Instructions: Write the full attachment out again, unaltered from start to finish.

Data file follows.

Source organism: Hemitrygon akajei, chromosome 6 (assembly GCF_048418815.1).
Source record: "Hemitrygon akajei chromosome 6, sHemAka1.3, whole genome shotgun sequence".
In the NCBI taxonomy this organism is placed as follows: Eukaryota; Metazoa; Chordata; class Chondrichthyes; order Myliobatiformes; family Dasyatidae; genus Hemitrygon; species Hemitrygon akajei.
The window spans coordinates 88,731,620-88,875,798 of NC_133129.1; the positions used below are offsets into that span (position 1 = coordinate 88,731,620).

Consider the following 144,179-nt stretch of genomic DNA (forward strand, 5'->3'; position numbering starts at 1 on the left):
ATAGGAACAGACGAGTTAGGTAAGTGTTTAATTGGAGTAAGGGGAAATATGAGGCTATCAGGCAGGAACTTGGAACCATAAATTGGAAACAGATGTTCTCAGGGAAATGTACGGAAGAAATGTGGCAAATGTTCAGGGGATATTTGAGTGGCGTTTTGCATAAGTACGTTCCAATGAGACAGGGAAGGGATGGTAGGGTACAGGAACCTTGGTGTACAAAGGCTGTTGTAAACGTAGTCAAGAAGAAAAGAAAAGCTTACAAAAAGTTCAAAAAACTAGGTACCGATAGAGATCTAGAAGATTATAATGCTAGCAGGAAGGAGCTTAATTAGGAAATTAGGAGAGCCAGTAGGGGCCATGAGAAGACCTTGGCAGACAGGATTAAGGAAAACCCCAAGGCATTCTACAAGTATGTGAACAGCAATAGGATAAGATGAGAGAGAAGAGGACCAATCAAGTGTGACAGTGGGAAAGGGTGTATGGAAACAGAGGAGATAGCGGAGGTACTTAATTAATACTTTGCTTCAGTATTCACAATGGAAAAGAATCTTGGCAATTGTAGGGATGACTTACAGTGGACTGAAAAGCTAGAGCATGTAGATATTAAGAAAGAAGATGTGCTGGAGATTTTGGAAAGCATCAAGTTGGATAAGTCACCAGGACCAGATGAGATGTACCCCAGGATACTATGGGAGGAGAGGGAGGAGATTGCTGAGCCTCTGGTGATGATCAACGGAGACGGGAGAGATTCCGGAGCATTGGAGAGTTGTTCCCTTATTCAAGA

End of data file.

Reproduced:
Source organism: Hemitrygon akajei, chromosome 6 (assembly GCF_048418815.1).
Source record: "Hemitrygon akajei chromosome 6, sHemAka1.3, whole genome shotgun sequence".
In the NCBI taxonomy this organism is placed as follows: Eukaryota; Metazoa; Chordata; class Chondrichthyes; order Myliobatiformes; family Dasyatidae; genus Hemitrygon; species Hemitrygon akajei.
The window spans coordinates 88,731,620-88,875,798 of NC_133129.1; the positions used below are offsets into that span (position 1 = coordinate 88,731,620).

Consider the following 144,179-nt stretch of genomic DNA (forward strand, 5'->3'; position numbering starts at 1 on the left):
ATAGGAACAGACGAGTTAGGTAAGTGTTTAATTGGAGTAAGGGGAAATATGAGGCTATCAGGCAGGAACTTGGAACCATAAATTGGAAACAGATGTTCTCAGGGAAATGTACGGAAGAAATGTGGCAAATGTTCAGGGGATATTTGAGTGGCGTTTTGCATAAGTACGTTCCAATGAGACAGGGAAGGGATGGTAGGGTACAGGAACCTTGGTGTACAAAGGCTGTTGTAAACGTAGTCAAGAAGAAAAGAAAAGCTTACAAAAAGTTCAAAAAACTAGGTACCGATAGAGATCTAGAAGATTATAATGCTAGCAGGAAGGAGCTTAATTAGGAAATTAGGAGAGCCAGTAGGGGCCATGAGAAGACCTTGGCAGACAGGATTAAGGAAAACCCCAAGGCATTCTACAAGTATGTGAACAGCAATAGGATAAGATGAGAGAGAAGAGGACCAATCAAGTGTGACAGTGGGAAAGGGTGTATGGAAACAGAGGAGATAGCGGAGGTACTTAATTAATACTTTGCTTCAGTATTCACAATGGAAAAGAATCTTGGCAATTGTAGGGATGACTTACAGTGGACTGAAAAGCTAGAGCATGTAGATATTAAGAAAGAAGATGTGCTGGAGATTTTGGAAAGCATCAAGTTGGATAAGTCACCAGGACCAGATGAGATGTACCCCAGGATACTATGGGAGGAGAGGGAGGAGATTGCTGAGCCTCTGGTGATGATCAACGGAGACGGGAGAGATTCCGGAGCATTGGAGAGTTGTTCCCTTATTCAAGA